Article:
Ben Phelps/contributed photo

Public education, criminal justice reform and more are issues on Phelps’ docket | Election

Ben Phelps has always been politically minded.

Ben Phelps has always been politically minded.

While in high school, he helped canvas for then-presidential candidate John Kerry and when he attended the University of Rochester in New York, he studied political science and history, focusing on global security and political economy. The Bellevue resident has also lobbied in the other Washington for disability support and education as well as transgender rights.

And while his initial political work was for the Democratic Party, the 27-year-old has now become a member of the Libertarian Party and is running for 48th Legislative District House of Representatives, Position 2. He is challenging incumbent Joan McBride who is currently in her first term.

“I would love to be in the state House,” said Phelps, who works as a marketing manager for a financial advising company. “I feel I can do a lot of good there.”

As a Libertarian, he described his party as socially liberal and fiscally conservative. He joined the party in part due welfare reform and how he felt something different needed to be done and felt neither Democrats or Republicans were willing to listen.

“What we want is to be effective,” he said about Libertarians. “I think the work needs to be done.”

Since March, Phelps has been the regional director of the Libertarian Party for King and Snohomish counties. Through this position, he has worked with candidates and activists for the party and it was they who encouraged him to run for state office. He also received support from family and friends who he said have shown their faith in his leadership skills.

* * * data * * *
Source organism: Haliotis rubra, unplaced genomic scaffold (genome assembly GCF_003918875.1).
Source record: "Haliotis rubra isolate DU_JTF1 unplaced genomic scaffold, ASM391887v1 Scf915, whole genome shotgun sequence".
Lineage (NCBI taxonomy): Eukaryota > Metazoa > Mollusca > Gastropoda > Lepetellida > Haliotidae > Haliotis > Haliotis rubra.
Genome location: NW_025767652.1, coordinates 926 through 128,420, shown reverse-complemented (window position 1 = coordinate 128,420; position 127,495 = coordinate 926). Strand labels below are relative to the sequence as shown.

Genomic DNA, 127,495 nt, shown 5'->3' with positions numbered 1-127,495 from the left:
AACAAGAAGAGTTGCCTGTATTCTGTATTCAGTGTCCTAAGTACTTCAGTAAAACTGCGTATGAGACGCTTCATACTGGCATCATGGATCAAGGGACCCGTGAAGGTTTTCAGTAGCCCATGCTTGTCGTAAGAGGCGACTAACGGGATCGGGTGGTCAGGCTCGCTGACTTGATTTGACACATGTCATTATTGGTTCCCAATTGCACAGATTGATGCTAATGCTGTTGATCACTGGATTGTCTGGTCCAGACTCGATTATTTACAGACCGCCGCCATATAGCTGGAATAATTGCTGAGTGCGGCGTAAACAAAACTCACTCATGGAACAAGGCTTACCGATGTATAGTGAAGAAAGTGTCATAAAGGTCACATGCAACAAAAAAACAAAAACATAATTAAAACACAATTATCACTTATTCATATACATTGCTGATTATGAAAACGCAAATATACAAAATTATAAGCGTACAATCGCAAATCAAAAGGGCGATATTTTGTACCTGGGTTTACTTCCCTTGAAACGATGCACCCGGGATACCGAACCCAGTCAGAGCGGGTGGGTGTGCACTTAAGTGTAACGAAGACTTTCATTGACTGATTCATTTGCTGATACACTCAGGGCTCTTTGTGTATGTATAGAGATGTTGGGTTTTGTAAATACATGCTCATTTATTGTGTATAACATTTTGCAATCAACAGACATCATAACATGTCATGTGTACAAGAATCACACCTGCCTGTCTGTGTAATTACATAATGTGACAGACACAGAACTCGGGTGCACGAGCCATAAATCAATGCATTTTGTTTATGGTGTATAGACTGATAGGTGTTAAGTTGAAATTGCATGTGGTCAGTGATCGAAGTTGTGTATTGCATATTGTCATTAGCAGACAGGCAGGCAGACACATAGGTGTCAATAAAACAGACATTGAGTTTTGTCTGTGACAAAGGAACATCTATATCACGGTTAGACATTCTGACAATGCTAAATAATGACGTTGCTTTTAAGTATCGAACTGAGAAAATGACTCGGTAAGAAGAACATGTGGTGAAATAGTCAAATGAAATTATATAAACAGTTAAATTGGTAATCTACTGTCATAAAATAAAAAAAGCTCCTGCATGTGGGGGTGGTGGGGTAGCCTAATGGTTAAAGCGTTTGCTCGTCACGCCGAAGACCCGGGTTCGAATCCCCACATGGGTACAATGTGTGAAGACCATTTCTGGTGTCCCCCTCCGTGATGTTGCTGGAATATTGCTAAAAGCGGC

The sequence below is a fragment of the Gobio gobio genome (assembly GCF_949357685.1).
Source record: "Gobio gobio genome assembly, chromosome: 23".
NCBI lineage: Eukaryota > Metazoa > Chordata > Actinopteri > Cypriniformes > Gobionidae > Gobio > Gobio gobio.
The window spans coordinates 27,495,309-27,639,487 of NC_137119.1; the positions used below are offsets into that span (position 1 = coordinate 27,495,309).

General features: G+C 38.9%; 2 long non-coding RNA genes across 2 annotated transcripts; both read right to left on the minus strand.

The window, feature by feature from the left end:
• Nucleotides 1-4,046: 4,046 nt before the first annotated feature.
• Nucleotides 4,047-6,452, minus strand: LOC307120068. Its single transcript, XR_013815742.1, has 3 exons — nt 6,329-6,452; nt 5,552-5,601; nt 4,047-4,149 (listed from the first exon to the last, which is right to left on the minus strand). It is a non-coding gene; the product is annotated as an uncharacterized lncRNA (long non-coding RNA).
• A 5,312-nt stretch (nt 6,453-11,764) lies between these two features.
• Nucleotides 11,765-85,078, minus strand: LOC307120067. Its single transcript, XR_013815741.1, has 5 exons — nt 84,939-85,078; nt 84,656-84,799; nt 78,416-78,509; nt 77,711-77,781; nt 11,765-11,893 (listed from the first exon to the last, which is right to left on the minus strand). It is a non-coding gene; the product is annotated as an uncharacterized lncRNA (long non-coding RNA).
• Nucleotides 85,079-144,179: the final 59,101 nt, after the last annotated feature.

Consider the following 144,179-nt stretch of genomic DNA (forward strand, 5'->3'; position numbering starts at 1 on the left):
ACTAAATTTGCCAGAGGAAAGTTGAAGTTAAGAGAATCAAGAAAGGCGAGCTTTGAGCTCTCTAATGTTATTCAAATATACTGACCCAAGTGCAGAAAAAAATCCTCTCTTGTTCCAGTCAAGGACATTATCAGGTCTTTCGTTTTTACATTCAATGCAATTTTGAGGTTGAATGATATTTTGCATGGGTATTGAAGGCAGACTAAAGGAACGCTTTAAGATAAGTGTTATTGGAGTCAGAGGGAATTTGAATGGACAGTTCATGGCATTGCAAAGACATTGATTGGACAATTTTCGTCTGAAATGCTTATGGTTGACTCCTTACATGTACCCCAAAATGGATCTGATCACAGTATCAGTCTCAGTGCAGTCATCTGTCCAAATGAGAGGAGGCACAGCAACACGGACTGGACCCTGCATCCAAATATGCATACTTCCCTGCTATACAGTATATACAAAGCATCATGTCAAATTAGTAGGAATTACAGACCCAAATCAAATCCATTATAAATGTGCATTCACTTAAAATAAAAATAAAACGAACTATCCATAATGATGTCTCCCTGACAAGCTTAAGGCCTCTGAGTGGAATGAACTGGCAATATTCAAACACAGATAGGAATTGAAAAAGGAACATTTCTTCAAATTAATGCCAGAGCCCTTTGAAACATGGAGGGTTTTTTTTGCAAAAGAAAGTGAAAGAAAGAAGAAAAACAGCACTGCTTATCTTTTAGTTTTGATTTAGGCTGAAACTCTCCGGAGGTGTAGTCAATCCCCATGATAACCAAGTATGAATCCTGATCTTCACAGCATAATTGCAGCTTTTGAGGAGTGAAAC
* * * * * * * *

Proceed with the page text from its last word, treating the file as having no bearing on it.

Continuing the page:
Phelps — who has done a lot of youth work through the faith community, including with the synagogue he grew up attending as well as summer camp programs — said if elected, there are a number of issues he is concerned about.

The first is criminal justice reform.

“We focus so much on punishment that we have no compassion,” Phelps said.

He said he would like to see people be able to learn, grow and move on but that will not happen if the system continues to treat drug addicts as criminals.

Phelps would also like to tackle affordable housing, saying the state needs to relax some of its zoning laws so developers can build more vertically for higher density affordable housing. He said if there was more supply in housing available in general, that would drive prices down.

Another point of concern for Phelps is public education, saying both Democrats and Republicans are responsible for the fines the state legislature has to pay for being found in contempt.

Phelps also addressed his opponent’s approach to dealing with the state’s public records laws.

He said the state needs to take a higher-tech approach and should transition from paper to digital files, rather than creating a commission and more bureaucratic red tape.

“In what way is that going to be cost effective?” Phelps asked.

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